By Glen Hallick, MarketsFarm
WINNIPEG, June 10 (MarketsFarm) – Intercontinental Exchange (ICE) canola futures settle most highly on Thursday, with only the November contract posting a small loss at the close as prices recovered from earlier declines.
The eastern Prairies received rain yesterday, especially a strip through southern Manitoba that brought two to three inches. Outside of that the amounts were well under one inch. Meanwhile, subsoil moisture levels remain critically low throughout the region.
Declines in the Chicago soy complex put pressure on canola, as did losses in European rapeseed and Malaysian palm oil.
At mid-afternoon the Canadian dollar was virtually unchanged, with the loonie at 82.70 U.S. cents compared to Wednesday’s close of 82.68.
There were 30,322 contracts traded on Thursday, which compares with Wednesday when 24,918 contracts changed hands. Spreading accounted for 11,353 contracts traded.
Settlement prices are in Canadian dollars per metric tonne.
Canola Jul 871.80 up 7.80
Nov 761.30 dn 1.90
Jan 763.00 up 0.50
Mar 761.30 up 2.40
SOYBEAN futures at the Chicago Board of Trade were lower on Thursday, due to increases in ending stocks.
The United States Department of Agriculture issued its monthly supply and demand, which showed 2020/21 soybean ending stocks up 12.5 per cent at 135 million bushels. That for 2021/22 increased 10.7 per cent at 155 million bushels.
The department said old crop soymeal ending stocks were 400,000 tonnes and held the new crop carryover at 450,000 tonnes. Old crop soyoil ending stocks were nearly 1.81 million pounds, while those for 21/22 were trimmed by 0.67 per cent to 1.5 million pounds.
In its weekly export sales report the USDA said 2020/21 soybean sales were 15,700 tonnes for the week ended June 3. That’s a drop of 12 per cent from the previous week. New crop sales amounted to 105,000 tonnes. Old crop soymeal export sales came in at 136,300 tonnes and 3,900 tonnes of old crop. Total soyoil sales were 3,900 tonnes.
CONAB reported it increased its projected for the 2020/21 Brazil soybean crop by 525,000 tonnes at almost 135.9 million. The USDA’s number was upped one million tonnes to 137 million.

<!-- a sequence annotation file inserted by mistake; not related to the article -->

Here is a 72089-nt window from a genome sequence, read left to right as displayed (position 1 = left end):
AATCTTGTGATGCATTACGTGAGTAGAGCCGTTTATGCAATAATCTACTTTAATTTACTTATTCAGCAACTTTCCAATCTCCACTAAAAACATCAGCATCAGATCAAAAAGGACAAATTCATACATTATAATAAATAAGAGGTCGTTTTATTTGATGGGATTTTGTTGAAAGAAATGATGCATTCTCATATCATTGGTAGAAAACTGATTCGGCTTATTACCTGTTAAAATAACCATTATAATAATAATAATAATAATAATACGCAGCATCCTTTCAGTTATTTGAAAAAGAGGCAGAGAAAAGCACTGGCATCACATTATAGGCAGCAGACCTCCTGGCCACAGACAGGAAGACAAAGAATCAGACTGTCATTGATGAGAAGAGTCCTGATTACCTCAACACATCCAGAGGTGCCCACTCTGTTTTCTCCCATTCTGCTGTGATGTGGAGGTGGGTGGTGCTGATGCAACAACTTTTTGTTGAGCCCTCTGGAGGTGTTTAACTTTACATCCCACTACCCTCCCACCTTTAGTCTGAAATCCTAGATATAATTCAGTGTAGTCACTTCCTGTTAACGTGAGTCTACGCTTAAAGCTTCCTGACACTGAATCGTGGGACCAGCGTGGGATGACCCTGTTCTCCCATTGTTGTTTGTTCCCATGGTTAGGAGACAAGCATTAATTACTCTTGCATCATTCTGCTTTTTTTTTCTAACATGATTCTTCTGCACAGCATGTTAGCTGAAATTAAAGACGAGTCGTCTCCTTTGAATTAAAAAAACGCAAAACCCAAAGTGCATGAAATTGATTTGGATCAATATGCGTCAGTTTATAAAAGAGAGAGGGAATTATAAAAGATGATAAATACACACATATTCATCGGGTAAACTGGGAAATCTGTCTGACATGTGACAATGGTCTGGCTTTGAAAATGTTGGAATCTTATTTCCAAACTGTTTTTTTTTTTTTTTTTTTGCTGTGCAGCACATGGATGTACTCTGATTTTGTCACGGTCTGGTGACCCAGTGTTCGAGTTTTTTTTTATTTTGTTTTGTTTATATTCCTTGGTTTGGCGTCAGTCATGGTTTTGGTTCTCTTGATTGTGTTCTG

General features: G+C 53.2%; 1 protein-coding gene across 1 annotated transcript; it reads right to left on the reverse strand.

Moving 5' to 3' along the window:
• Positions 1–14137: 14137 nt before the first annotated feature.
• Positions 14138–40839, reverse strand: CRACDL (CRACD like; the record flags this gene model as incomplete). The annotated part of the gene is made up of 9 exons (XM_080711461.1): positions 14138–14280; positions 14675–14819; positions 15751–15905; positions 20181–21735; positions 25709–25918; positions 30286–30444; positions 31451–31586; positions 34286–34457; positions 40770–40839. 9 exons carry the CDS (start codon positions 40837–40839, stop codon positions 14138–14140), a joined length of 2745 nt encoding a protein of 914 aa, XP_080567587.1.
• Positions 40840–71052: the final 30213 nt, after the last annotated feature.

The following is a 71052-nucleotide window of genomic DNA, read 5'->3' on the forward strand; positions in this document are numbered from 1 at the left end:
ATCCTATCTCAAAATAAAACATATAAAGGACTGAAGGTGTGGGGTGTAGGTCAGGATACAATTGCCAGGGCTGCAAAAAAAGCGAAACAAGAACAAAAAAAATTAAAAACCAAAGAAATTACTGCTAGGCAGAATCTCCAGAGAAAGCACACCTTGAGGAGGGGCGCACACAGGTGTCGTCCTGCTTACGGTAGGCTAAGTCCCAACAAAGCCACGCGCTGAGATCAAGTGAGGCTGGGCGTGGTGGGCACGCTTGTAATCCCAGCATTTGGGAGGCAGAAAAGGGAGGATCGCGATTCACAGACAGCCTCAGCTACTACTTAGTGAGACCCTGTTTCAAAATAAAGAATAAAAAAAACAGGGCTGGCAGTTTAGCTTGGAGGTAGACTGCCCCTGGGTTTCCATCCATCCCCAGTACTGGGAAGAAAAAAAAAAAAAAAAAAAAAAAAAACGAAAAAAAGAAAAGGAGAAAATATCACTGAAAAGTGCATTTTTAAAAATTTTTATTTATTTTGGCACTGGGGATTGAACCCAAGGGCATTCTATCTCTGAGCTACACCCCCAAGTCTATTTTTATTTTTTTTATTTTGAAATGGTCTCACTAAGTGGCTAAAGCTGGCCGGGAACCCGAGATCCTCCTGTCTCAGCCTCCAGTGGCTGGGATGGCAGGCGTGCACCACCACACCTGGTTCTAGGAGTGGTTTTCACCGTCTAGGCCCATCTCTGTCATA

CORN futures were higher on Thursday, as stocks were forecast tighten.
The USDA reported a drop of 11.9 per cent in 20/21 corn ending stocks of less than 1.11 billion bushels. Also, the department cut the 21/22 carryover by about 10 per cent to 1.36 billion bushels.
U.S. corn export sales were 189,600 tonnes of old crop, for a 64 per cent drop from the previous week, and 26,400 tonnes of new crop.
CONAB hacked 10 million tonnes off its forecast for 2020/21 corn production to 96.4 million. The USDA’s call went down 3.5 million tonnes at 98.5 million. Also, the department held Argentine corn production at 47 million tonnes.
WHEAT futures were higher on Thursday, also due to reduced ending stocks.
Rain has been forecast for the drought-stricken U.S. Northern Plains, with amounts expected to be about one inch, with strong winds and hail possible. Cool, wet weather was causing delays to the winter wheat harvest in the Southern Plains.
In the June S&D estimates old crop wheat ending stocks were 852 million bushels, down 2.3 per cent from May, and eased the new crop carryout by 0.5 per cent at 770 million bushels.
The USDA increased its forecast for global wheat production by 5.46 million tonnes at 794.44 million. Its prediction for the global old crop wheat carryout was cut by about 1.2 million tonnes at 293.48 million. The department upped the new crop carryover by 1.84 million tonnes at 296.8 million.
Wheat export sales for 21/22 came to 325,900 tonnes. The new crop year for U.S. wheat began June 1 and included sales of 837,100 tonnes being carried over from 20/21.
Strategie Grain bumped up its projection for European Union soft wheat by 1.16 per cent at 131.1 million tonnes.